A headshot of Maria Davidson

Maria Davidson

Courtesy of Kojo

“We saw a huge surge in demand because contractors needed to ensure they were getting the best deals at the best price and, crucially, that they were utilizing their warehouses and that everyone on their projects was using the same system,” Davidson said. “During the pandemic, we had a lot of contractors tell us all their data was in filing cabinets or in email inboxes. If they couldn’t get access to that inbox, they had no idea what had been ordered and what was outstanding.”

Kojo has about 12,000 active monthly users, who access its information via desktop computers, smart phones and tablets, and estimates it has saved its customers more than $22 million on materials orders, helped them cut 90% of waste on their jobs and reduced manual data entry by 75%.

AI and blockchain

Once contractors have centralized supply chain data and made it transparent, the next step is to analyze it using AI. 

The IBM survey identified construction and engineering leaders whose organizations are furthest along in executing a digital supply chain strategy and found that more than three-quarters plan to invest heavily in cloud computing, predictive analytics, IoT and AI. 

Though AI-driven supply chain management is still several years away, it will eventually allow companies to optimize inventory and sourcing, forecast supply and demand, manage warehouse inventory, spot potential disruptions and swap out materials based on pricing and availability. 

Blockchain distributed ledger technology is also poised to bring improved visibility and transparency to supply chain processes, but it’s barely on contractors’ radars at this point. Implementing blockchain will require an industrywide effort to establish comprehensive audit trails. 

“There’s not currently a focus in the industry on that,” Jed said. “The entire industry has to get on board. That will happen over time, but I think it will probably be slow.”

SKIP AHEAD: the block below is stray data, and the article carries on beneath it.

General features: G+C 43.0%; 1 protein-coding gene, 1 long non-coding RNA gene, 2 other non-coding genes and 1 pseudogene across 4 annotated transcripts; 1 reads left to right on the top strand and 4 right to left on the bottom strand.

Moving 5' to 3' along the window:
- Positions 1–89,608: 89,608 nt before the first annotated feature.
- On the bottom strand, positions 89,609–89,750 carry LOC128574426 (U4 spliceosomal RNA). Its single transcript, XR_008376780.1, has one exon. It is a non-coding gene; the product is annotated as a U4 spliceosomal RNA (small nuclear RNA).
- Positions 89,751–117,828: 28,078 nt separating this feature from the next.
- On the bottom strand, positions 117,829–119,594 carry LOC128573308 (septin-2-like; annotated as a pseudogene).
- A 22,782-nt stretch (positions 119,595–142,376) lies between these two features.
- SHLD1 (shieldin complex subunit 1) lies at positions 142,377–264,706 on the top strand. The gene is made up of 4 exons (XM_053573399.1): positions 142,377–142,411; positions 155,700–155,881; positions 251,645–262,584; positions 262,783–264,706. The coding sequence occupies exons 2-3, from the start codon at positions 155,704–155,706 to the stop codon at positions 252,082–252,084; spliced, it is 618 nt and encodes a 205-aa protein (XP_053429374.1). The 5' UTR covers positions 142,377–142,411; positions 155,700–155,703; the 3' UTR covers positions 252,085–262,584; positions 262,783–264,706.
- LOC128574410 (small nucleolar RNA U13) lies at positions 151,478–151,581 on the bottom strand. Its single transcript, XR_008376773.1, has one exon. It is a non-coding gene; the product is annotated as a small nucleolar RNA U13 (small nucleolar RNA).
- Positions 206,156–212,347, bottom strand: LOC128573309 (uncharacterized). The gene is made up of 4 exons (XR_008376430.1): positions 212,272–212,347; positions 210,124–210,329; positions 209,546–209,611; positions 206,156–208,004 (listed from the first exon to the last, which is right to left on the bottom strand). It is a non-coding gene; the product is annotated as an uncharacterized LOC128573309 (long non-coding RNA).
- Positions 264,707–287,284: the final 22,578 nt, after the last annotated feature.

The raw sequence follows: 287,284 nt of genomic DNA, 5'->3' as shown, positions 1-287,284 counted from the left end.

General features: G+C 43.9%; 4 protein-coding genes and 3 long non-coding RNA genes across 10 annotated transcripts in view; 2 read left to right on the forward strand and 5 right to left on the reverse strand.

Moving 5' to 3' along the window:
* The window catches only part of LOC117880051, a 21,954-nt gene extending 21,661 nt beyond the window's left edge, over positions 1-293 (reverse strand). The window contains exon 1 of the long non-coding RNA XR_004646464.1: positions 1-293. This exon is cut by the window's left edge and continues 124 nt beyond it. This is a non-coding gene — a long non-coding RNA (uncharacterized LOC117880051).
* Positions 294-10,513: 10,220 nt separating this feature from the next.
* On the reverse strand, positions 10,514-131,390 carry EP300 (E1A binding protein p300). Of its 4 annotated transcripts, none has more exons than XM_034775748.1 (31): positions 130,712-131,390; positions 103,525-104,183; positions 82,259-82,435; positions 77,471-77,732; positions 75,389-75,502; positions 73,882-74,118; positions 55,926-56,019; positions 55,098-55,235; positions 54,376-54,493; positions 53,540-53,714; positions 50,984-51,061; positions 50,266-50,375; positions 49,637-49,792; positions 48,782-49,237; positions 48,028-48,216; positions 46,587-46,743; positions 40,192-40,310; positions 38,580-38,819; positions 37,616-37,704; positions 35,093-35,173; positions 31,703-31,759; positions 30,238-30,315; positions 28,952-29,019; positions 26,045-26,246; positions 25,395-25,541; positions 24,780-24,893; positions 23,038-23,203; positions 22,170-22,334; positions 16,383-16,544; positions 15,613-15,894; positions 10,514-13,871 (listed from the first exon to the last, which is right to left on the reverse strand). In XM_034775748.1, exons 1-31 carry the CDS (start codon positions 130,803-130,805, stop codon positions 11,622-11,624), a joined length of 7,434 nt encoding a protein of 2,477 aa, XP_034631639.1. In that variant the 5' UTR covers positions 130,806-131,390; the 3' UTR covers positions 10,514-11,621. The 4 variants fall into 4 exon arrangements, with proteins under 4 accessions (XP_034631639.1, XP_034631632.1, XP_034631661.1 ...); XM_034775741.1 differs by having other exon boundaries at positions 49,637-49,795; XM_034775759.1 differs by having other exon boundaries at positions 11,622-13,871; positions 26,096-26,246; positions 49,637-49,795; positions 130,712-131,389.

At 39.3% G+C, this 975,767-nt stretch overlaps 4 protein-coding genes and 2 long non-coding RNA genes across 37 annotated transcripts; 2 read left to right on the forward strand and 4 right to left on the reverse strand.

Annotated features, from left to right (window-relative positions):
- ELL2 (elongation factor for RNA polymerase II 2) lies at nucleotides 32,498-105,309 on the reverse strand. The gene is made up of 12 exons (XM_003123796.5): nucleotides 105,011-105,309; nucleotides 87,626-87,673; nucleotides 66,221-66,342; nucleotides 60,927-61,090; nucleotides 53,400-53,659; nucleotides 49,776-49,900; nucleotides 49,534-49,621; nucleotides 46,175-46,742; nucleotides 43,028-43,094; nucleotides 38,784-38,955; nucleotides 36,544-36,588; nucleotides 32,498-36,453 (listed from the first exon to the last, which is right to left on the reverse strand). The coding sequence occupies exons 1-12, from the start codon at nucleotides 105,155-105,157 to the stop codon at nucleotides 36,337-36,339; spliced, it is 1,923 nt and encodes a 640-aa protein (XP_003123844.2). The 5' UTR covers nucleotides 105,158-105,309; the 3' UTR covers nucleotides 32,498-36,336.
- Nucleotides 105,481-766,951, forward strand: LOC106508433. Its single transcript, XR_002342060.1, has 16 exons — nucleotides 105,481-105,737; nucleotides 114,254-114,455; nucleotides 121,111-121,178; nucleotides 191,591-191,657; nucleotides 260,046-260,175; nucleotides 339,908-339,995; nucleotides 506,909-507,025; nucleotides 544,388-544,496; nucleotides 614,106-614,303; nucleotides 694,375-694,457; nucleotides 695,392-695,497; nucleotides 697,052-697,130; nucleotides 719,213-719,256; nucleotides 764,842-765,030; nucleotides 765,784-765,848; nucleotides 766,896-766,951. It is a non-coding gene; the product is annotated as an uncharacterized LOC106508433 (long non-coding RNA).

Digital Supply Chain Solutions

  • Cemex Go is a digital platform that allows contractors to purchase products, track deliveries and manage orders.
  • COINS cloud-based supply chain management software automates procurement processes and provides access to real-time information.
  • Geometrid provides visibility and analytics across the supply chain, delivering real-time updates in an interactive BIM environment.
  • GoFor provides same-day, last-mile delivery of construction materials, allowing users to track orders and costs, and provides contactless delivery of materials.
  • Kojo is a materials management platform that gives contractors visibility into materials supply chain and gives them control over margins to reduce costs.
  • Oracle NetSuite ERP is a cloud-based integrated solution offering real-time inventory visibility and procure-to-pay purchasing. 
  • SiteSense streamlines material, inventory and equipment tracking with insights into material availability constraints.
  • Voyage Control helps construction companies manage end-to-end supply chain functions including jobsite deliveries and payments, inventory control and compliance.